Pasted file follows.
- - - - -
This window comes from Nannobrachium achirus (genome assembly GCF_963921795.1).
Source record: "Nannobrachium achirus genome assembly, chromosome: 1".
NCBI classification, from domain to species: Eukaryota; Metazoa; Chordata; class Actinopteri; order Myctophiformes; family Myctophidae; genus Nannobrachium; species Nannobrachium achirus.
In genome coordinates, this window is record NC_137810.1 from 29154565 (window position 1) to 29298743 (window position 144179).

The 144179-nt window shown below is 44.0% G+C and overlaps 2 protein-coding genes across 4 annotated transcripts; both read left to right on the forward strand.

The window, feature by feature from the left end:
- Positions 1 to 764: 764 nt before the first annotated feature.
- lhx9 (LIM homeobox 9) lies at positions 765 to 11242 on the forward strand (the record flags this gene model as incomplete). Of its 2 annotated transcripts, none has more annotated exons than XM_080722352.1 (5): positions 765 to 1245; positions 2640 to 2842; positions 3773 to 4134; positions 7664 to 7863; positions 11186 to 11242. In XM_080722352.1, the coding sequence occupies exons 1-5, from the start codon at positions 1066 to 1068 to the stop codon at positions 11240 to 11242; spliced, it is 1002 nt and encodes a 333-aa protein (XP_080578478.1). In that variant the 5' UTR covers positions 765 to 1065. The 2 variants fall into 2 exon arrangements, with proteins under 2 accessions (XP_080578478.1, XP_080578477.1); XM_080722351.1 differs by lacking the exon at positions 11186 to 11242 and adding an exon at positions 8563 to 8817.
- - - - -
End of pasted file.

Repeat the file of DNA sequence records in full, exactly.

This window comes from Nannobrachium achirus (genome assembly GCF_963921795.1).
Source record: "Nannobrachium achirus genome assembly, chromosome: 1".
NCBI classification, from domain to species: Eukaryota; Metazoa; Chordata; class Actinopteri; order Myctophiformes; family Myctophidae; genus Nannobrachium; species Nannobrachium achirus.
In genome coordinates, this window is record NC_137810.1 from 29154565 (window position 1) to 29298743 (window position 144179).

The 144179-nt window shown below is 44.0% G+C and overlaps 2 protein-coding genes across 4 annotated transcripts; both read left to right on the forward strand.

The window, feature by feature from the left end:
- Positions 1 to 764: 764 nt before the first annotated feature.
- lhx9 (LIM homeobox 9) lies at positions 765 to 11242 on the forward strand (the record flags this gene model as incomplete). Of its 2 annotated transcripts, none has more annotated exons than XM_080722352.1 (5): positions 765 to 1245; positions 2640 to 2842; positions 3773 to 4134; positions 7664 to 7863; positions 11186 to 11242. In XM_080722352.1, the coding sequence occupies exons 1-5, from the start codon at positions 1066 to 1068 to the stop codon at positions 11240 to 11242; spliced, it is 1002 nt and encodes a 333-aa protein (XP_080578478.1). In that variant the 5' UTR covers positions 765 to 1065. The 2 variants fall into 2 exon arrangements, with proteins under 2 accessions (XP_080578478.1, XP_080578477.1); XM_080722351.1 differs by lacking the exon at positions 11186 to 11242 and adding an exon at positions 8563 to 8817.